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We May Have Found The World's Healthiest Bagel. Here's Exactly What's In 'Em

Nick Barnard
June 10, 2017
Nick Barnard
By Nick Barnard
mbg Contributor
Nick Barnard is a co-founder of food and drink brand Rude Health.
Photo by Nick Barnard
June 10, 2017

Bagels are the ever-popular, shiny, ring-shaped bread rolls that have a rather unusual genesis, as they are boiled (poached really) as well as baked. Their origins can be traced back some 500 years to Poland, where they were a staple of the region. The hole in the middle? It’s practical—the dough cooks more evenly throughout, and for the baker, it was, traditionally, a novel way to display and sell bagels either in rows on a stick or strung up on a length of string.

Most bagels are made with highly refined wheat flour, which is high in gluten and lacks the coarse bran or germ. At best they are made more nourishing and digestible if the dough is fermented overnight, but there’s no doubt that their addictive, sweet, tender (when fresh), dense, and chewy texture is derived for the most part from the use of refined wheat flour and refined sugars, making them unsuitable for the increasing numbers of gluten-sensitive and gluten-intolerant individuals, let alone those wanting to avoid refined sugar.

This recipe, from my book, Eat Right, manages to combine the best of both worlds; by using sprouted spelt flour and unrefined, or wild, sugars, the amount of gluten is reduced, the digestibility and nourishment are improved, yet you can still have your chewy, crusty mouthfeel and superior flavors. You want convenience, too? It’s right here. Made with sprouted flours complete with their readily available nutrients, including simple sugars rather than starch, these bagels do not require proofing overnight.

Spelt. So what’s all the excitement? Spelt is closely related to wheat, and therefore contains gluten, but, crucially, less gluten than wheat. Spelt is an ancient hybrid, and until about 150 years ago, it was the bread grain of choice in Europe since antiquity. Replaced in the last century by more recent wheat hybrids, spelt is making a welcome return in popularity, especially in organic farming, as it’s less dependent on the use of artificial fertilizers. Spelt has a far more interesting flavor profile than wheat; it’s nuttier, and sweeter, too, and for those sensitive to gluten, spelt can often be tolerated.

Honey-Crust Sprouted Spelt Bagels

Makes 8 bagels

  • 1⅔ cups freshly filtered water
  • 1 tablespoon + 1 teaspoon fresh yeast
  • 1½ tablespoons unrefined cane juice sugar, jaggery, or coconut palm sugar
  • 4 cups sprouted spelt flour, plus extra for dusting
  • 1½ teaspoons fine sea salt
  • Extra-virgin olive oil
  • 1 tablespoon raw honey (can sub maple syrup if vegan)
  • Raw or toasted poppy or sesame seeds (optional)



  1. Pour ½ cup of the water into a small bowl, crumble in the yeast, and sprinkle with the sugar. Leave for 5 minutes, then stir to dissolve.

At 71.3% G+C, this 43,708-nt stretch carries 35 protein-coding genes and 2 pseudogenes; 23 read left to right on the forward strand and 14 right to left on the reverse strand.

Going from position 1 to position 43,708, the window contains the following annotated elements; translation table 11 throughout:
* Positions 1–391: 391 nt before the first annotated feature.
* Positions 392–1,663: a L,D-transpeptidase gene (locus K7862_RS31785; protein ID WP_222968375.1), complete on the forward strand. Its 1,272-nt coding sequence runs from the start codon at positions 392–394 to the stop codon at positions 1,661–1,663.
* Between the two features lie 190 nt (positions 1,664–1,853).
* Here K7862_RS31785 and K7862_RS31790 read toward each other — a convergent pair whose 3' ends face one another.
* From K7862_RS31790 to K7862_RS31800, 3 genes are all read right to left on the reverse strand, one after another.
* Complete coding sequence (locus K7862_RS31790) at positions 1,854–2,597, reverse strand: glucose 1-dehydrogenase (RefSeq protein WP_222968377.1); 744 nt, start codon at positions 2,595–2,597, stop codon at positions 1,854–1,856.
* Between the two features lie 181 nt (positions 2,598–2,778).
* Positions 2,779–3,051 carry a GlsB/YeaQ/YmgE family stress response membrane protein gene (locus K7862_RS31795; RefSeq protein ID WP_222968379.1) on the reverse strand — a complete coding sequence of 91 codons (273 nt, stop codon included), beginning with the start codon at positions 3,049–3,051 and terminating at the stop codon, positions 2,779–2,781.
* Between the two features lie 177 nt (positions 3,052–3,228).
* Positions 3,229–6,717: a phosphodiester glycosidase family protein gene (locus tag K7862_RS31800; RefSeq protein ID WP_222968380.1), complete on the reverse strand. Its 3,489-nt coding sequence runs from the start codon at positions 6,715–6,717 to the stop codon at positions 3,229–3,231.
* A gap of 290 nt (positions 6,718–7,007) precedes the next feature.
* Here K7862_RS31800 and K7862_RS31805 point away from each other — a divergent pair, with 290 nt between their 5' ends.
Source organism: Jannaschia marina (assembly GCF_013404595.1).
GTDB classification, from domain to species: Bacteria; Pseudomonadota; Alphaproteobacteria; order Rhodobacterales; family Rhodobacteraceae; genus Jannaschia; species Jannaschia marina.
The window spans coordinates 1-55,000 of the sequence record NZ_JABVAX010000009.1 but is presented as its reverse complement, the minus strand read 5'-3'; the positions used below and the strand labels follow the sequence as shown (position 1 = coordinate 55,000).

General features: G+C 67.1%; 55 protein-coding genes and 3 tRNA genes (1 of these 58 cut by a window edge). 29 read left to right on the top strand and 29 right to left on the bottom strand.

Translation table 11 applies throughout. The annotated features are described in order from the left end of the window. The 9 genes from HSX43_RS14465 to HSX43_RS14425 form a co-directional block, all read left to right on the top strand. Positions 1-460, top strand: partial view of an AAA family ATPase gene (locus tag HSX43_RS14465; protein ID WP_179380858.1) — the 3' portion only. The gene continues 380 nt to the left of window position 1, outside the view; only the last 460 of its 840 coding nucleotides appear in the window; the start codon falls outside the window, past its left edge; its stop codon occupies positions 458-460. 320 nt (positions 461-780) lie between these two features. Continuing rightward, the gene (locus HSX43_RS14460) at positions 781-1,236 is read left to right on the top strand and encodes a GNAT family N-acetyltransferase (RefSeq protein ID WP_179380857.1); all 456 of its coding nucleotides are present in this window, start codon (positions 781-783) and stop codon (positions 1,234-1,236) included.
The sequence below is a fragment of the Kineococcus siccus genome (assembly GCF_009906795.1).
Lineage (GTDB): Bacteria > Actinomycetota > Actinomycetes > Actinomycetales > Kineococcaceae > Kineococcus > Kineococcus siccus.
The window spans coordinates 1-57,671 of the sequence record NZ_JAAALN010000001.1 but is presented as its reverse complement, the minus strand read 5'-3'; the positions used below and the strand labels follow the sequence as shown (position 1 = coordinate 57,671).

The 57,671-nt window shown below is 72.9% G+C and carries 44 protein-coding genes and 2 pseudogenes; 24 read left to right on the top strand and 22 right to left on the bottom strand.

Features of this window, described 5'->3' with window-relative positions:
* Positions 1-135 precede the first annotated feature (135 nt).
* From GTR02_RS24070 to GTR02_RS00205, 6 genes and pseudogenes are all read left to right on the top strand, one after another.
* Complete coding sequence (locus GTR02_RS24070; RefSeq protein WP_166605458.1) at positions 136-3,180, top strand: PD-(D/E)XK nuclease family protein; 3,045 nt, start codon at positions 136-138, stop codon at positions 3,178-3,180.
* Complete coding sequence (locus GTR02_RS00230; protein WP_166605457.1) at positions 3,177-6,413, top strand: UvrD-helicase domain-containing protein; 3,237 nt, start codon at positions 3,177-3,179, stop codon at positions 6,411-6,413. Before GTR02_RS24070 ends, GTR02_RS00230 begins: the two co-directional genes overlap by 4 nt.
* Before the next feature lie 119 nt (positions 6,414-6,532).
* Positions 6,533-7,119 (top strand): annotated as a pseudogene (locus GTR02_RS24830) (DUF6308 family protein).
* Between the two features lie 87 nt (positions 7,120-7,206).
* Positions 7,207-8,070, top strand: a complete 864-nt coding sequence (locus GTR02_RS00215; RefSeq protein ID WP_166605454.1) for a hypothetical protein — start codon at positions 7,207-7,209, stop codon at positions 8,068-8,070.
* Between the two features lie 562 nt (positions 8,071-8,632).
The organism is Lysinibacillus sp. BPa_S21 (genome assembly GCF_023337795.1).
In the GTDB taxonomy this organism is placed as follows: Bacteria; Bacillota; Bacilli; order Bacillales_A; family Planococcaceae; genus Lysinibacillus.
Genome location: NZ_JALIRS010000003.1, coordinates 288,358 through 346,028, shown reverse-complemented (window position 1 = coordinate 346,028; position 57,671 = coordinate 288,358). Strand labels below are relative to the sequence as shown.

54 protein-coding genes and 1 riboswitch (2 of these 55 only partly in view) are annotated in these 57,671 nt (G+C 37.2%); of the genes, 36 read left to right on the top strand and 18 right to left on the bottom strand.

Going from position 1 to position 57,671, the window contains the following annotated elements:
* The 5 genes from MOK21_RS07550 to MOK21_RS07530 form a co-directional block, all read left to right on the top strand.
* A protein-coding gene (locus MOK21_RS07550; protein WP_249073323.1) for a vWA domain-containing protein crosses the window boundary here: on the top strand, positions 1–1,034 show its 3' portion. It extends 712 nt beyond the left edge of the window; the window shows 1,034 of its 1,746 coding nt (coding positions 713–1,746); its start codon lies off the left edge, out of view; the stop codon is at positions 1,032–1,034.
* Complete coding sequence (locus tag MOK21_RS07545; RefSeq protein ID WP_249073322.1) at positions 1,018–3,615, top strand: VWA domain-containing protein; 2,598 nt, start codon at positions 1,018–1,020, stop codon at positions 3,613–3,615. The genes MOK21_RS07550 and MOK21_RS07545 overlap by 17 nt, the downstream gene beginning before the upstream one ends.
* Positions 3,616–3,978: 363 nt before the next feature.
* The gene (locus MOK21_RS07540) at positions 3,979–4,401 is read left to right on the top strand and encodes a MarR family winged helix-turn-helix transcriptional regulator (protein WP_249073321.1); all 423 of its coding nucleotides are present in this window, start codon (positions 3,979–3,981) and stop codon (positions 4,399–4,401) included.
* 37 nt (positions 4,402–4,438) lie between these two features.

2. Mix the flour and salt together in a large bowl. Make a well in the center of the flour and pour in the yeasted water. Pour in the remaining water and then mix to form a firm, moist dough.

Knead and let rise

  1. Turn the dough onto a well-floured work surface. Knead until smooth and elastic, which will take about 10 minutes. As you knead the dough, feel for its texture. You need this dough to be quite stiff and firm. If it’s too moist, gradually knead in some more flour.
  2. Wipe the inside of a bowl with some olive oil, then roll your dough around the inside of the bowl. Place the dough in the bowl and cover with a cloth. Let rise in a warm place until doubled in size, which will take about 1 hour.
  3. Punch down the dough, then let rest again for 10 minutes.

Shape and rest

  1. Scrape the dough out of the bowl and return it to a lightly floured work surface. Cut into 8 equal-size pieces and shape each piece into a ball. Poke a floured finger into and through the center of each one to form a ring.
  2. Place the bagels on a lightly (olive) oiled baking sheet, cover with a damp cloth, and let rest for 10 minutes.
  3. Meanwhile, preheat your oven to 425°F.


  1. Bring a large, wide pan of water to a boil, reduce the heat to a simmer, and then add the honey.
  2. Use a slotted spoon to lower the bagels carefully into the honeyed water, 2 or 3 at a time.
  3. Boil each batch of bagels on one side until they rise to the surface and puff up, then turn each one over and remove them once they rise to the surface again.
  4. As you remove the bagels, let them drain well. If you are coating them in seeds, this is the time to do it. Put the seeds in a shallow bowl and dip the top of each bagel lightly into seeds.


  1. Return the drained bagels to the lightly oiled baking sheet. Transfer to the oven and bake for 20 minutes, turning once, or until golden and shiny. Let cool on a wire rack.
  2. Bagels are at their best within 2 or 3 days of baking, when fresh. They do freeze well. Slicing into two half-rings before freezing is recommended.

In the mood for weekend baking? Try this healthy breakfast cake (no, really), or make some gluten-free pizza for dinner.

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Nick Barnard author page.
Nick Barnard

Nick Barnard co-founded food and drink brand Rude Health with his wife in 2005. Rude Health has won scores of awards for taste and ethical standards (including 6 Soil Association Organic Food awards and 15 Great Taste awards) and was recognized in CoolBrand's list of Britain's trendiest brands. In 2013 he was crowned World Speciality Porridge Champion and continues his quest for the Golden Spurtle. Barnard helps out at Tablehurst and Plaw Hatch biodynamic community farms and is also a stunt flyer with the Yakovlevs Display Team, which he co-founded.